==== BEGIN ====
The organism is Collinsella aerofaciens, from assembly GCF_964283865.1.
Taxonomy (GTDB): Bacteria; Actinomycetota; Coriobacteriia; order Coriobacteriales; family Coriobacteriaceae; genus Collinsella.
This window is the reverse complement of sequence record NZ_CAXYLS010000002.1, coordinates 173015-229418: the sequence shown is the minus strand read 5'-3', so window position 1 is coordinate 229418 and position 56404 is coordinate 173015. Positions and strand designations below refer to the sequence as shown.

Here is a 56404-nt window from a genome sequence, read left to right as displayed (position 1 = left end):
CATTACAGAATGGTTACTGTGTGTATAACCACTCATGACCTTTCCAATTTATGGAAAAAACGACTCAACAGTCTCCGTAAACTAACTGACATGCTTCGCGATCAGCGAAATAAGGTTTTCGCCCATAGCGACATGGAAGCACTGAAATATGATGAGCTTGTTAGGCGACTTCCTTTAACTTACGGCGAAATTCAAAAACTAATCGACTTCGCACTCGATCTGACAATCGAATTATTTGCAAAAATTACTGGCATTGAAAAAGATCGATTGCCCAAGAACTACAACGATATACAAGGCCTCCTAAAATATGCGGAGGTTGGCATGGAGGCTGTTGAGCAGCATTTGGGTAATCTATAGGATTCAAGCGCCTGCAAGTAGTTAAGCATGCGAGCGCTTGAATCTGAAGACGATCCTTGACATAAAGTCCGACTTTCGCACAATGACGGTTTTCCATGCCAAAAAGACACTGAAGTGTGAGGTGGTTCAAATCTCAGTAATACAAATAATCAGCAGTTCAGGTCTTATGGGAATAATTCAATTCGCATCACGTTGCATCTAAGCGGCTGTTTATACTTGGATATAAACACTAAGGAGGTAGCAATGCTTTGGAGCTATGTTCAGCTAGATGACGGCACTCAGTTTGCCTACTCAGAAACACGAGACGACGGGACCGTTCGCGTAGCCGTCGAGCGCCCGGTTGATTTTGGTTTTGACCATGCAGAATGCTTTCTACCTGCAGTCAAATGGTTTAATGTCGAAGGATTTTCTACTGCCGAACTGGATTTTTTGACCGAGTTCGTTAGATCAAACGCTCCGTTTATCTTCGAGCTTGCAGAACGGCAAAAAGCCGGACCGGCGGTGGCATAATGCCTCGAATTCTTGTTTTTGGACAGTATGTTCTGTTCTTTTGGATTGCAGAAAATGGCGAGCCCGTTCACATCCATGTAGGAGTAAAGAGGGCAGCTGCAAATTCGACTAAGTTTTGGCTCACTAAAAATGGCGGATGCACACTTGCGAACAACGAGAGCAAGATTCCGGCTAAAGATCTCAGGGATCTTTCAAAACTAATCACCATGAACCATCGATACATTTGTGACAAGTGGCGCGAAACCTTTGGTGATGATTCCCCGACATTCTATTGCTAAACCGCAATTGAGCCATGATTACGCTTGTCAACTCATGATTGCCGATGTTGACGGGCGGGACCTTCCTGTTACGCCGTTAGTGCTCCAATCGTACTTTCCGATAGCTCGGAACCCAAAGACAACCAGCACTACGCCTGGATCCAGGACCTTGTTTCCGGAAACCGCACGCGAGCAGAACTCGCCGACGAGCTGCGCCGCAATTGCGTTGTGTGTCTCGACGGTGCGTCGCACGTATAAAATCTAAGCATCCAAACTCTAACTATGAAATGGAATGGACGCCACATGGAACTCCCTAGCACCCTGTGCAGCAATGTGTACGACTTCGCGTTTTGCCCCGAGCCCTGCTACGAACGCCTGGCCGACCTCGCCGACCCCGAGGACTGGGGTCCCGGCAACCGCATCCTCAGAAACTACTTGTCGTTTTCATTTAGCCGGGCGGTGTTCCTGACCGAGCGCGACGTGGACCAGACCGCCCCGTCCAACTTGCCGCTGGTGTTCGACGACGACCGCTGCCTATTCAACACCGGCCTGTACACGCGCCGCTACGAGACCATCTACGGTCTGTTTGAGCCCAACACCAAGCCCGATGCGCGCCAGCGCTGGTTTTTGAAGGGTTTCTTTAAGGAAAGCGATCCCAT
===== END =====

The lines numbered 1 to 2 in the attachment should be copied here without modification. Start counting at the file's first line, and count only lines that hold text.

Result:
The organism is Collinsella aerofaciens, from assembly GCF_964283865.1.
Taxonomy (GTDB): Bacteria; Actinomycetota; Coriobacteriia; order Coriobacteriales; family Coriobacteriaceae; genus Collinsella.